The fitting of incompatible bullbars can have an adverse effect on the crash performance (occupant protection) provided by a vehicle, as well as interfere with the safe and effective operation of collision avoidance systems and sensors.

As part of the ANCAP rating, a vehicle must provide protection to pedestrians and other vulnerable road users that may be struck by the vehicle. ANCAP’s testing protocols for pedestrian impacts are not designed to assess impacts with bullbars or other frontal protection devices. The fitting of a bullbar may degrade of performance in the case of a collision with a pedestrian, cyclist or motorcyclist.

Some bullbar manufacturers offer products (rated prior to the introduction of more stringent ANCAP assessment protocols from 2018) which have been shown not to affect the ANCAP safety rating of a specific vehicle model.

What if I want to modify my vehicle?

ANCAP crash tests new, un-modified vehicles available to Australian and New Zealand consumers. In general, ANCAP does not set requirements for, or assess, aftermarket products or vehicle modifications, including repairs.

If vehicles are deemed to require modifications outside the scope of ANCAP assessment, ANCAP recommends purchasing vehicles that have been awarded a 5 star ANCAP safety rating when originally supplied. Operators should ensure the modification does not interfere with the safe and effective operation of safety features and collision avoidance technologies, and continues to meet regulatory requirements for registration and use.

Does the installation of an internal rollbar/rollcage affect a vehicles ANCAP safety rating?

ANCAP does not test vehicles with rollover protection systems (ROPS) fitted but research tests have shown that ROPS can increase the propensity for a vehicle to roll by raising the centre of gravity. ROPS can also prevent the deployment of airbags - greatly increasing the risk of serious head injuries - and may not eliminate roof crush in vehicle rollovers.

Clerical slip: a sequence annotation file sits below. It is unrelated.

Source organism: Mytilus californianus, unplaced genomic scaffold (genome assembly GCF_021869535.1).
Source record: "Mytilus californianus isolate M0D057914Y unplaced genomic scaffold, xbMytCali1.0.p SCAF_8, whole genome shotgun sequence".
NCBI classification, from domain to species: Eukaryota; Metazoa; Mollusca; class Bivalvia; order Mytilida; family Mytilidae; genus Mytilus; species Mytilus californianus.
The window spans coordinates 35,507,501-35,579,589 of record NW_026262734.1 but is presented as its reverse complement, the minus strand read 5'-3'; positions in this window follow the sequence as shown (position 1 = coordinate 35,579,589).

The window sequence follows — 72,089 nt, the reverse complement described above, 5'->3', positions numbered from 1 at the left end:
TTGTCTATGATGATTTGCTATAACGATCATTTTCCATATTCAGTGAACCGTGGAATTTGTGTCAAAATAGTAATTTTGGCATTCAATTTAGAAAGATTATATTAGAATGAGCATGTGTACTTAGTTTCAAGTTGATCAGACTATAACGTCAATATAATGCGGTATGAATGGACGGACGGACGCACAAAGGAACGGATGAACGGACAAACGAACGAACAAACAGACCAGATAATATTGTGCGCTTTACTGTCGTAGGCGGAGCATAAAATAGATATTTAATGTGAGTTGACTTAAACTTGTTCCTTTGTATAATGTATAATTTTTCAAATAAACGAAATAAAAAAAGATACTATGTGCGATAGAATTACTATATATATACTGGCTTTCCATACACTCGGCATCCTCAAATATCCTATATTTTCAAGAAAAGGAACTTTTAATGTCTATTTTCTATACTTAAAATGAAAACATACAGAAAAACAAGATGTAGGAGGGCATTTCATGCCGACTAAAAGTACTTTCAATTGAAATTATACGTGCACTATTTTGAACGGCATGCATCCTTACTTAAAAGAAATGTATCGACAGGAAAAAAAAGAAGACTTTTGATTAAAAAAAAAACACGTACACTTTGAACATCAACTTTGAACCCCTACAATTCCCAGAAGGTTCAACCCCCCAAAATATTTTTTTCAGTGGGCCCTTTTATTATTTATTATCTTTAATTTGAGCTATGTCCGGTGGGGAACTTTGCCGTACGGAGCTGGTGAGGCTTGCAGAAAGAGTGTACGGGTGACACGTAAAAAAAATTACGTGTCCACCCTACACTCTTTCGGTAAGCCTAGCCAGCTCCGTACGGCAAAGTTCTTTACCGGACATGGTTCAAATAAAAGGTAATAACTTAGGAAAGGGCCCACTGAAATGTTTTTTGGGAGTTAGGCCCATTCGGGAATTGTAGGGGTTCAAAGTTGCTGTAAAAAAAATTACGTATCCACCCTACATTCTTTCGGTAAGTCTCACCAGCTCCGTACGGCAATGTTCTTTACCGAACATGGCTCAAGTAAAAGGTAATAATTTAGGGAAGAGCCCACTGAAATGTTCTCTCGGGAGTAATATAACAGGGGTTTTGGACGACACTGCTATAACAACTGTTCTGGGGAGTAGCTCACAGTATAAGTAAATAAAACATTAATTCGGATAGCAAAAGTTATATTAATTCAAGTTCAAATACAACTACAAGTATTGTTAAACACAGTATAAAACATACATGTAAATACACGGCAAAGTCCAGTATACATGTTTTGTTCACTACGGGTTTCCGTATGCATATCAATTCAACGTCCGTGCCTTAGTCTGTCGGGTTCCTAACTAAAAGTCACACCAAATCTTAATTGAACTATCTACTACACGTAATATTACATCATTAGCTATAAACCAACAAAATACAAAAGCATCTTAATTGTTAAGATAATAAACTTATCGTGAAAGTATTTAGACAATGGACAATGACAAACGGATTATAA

Internal ROPS may also prevent rearward displacement of the driver seat in a strike from the rear. Modern seats are designed to respond in a controlled manner to reduce the risk of whiplash injury. This can be adversely affected by an internal ROPS. There may also be a risk of head injury from contact with the ROPS during a crash. This applies to rear seat occupants as well as the driver and front passenger.

Vehicle Purchasing

What should I look for when buying a fleet or business vehicle?

For many people their vehicle is their workplace. Providing safe vehicles is an important work health and safety consideration for organisations and employers.

ANCAP recommends fleets and commercial buyers purchase and use vehicles which hold the maximum 5 star ANCAP safety rating. In addition, look for the Rating Year "datestamp" which identifies the year requirements against which a model was tested. Fleets and commercial buyers should look to purchase a 5 star vehicle with a datestamp no more than three years old.

For example, when buying a vehicle in 2022, look for a model which has either a 2022, 2021 or 2020 datestamp. This will ensure the vehicle has the latest safety attributes available in the market.

It is recommended that vehicles (company-owned or private vehicles) used for work purposes should have a 5 star ANCAP safety rating with a datestamp of no more than six years old.

View our Fleet Purchasing Guide

My business / organisation runs a fleet of larger commercial vans but the bigger vans don’t seem to be covered by an ANCAP safety rating. What safety criteria should we look for?

ANCAP’s traditional safety (star) rating program covers new light vehicles including passenger cars, SUVs and light commercial vehicles with a GVM up to 3.5 tonnes in the Australian Design Rule (ADR) regulatory categories of MA, MB, MC and NA.

Larger, or NB category, vehicles (medium goods vehicles) do not currently fall within ANCAP’s star rating scope. Instead, ANCAP tests and publishes results for a range of NA and NB category commercial vans through its Commercial Van Safety Comparison, which focuses on active collision avoidance.